Information Technology: Our Cup of Tea.
One evidence that I am in love with this industry is the consistency on how I never gave up on IT (pun intended), while lot of my classmates and even some of my co-workers who were in IT before has already shifted to other industries. I can’t blame them because this industry can be a pain most of the time. You should have a lot of paracetamol or ibuprofen stocked within reach.
Nevertheless, when you see and try out modern technologies and it works for you and the people or company you are serving, then it becomes bliss.
Flashback: My original plan when I graduated high school was to learn robotics. I enrolled in Mechanical Engineering because I have seen on TV what ME students in US are doing. Unfortunately, after a year in a public university I realized that Mechanical Engineering here was different from the states. Our projects were composed of creating bolts and hack saws. The only thing I loved about that course was drafting, yet I had the strong urge to shift.
Since I also love drawing, I tried my luck at applying for fine arts at another school. I brought my pencil and crayons during the practical exam. Lo and behold, the other students who were there have skills and materials way beyond mine. Looking at their work I was wondering why they still need to be schooled. They could already start their own career. It was people like me who needs to be taught. There were only a few slots for the class and I know I ranked low (if not the last) so I did not make it.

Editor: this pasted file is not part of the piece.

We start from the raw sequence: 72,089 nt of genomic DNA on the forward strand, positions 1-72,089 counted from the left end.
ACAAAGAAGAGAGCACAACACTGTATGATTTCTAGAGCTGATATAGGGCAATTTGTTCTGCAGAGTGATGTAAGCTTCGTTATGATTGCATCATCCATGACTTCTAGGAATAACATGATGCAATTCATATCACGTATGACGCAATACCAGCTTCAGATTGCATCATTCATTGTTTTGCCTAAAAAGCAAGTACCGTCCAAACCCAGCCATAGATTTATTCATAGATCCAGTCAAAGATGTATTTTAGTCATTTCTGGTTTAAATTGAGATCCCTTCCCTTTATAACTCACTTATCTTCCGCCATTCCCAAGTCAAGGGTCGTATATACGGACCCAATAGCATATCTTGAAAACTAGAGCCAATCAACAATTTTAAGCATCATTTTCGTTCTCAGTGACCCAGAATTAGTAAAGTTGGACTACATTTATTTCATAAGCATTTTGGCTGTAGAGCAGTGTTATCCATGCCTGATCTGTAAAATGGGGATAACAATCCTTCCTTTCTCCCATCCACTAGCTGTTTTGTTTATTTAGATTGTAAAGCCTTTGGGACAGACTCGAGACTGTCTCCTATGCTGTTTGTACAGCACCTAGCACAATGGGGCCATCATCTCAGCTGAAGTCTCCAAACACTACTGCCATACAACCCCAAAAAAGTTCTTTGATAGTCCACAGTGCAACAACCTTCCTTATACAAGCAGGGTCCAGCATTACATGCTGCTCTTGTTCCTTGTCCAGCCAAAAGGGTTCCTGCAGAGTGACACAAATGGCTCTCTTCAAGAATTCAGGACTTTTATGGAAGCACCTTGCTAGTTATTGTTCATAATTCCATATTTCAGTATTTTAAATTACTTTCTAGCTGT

I went back to my school and saw that they are already offering IT courses, but again I face new challenges. 1) Our dean at Engineering doesn’t want to approve my release and 2) The dean of IT does not want to accept me. Funny when you really want something you just need to keep on trying until you eventually get it. Don’t ask me how but I managed to pull some strings and was able to shift. Let’s just say that both deans hated me after that.
The excitement I felt when I heard the clicking sound of keyboards, saw the monochrome monitors, learned flowcharts, commands the computer either acknowledge or tell us that is was a “bad command or file name”, and using floppy diskettes and other computer peripherals --- these were experiences that I will never forget. I finally was taking the course that I wanted.
There was no internet that time, we learned everything by having a book beside us while using the computer. It was a challenge because good books were scarce, and available ones are not cheap. But that time it seems that everything was on my side. Our school was charged by the government to evaluate computer books before they can be published, so we were always the first ones to read them.
During summer, we were given the chance to be trained at the Government’s Department of Science and Technology under IT. It is where I got my first real coaching, more computer time for applications development, first experience at graphic arts and desktop publishing, and most importantly computer games. You can say it was a well-rounded experience.
After college, my love for IT remained. Routine work for IT people is to consistently be updated and to keep up with the times, which I do not consider routine at all given the diversity of things to be learned. Even now while creating this entry, I have at least five items on my plate, so I better get back to them already.
Re-posted from my blog site: http://www.technokid.tk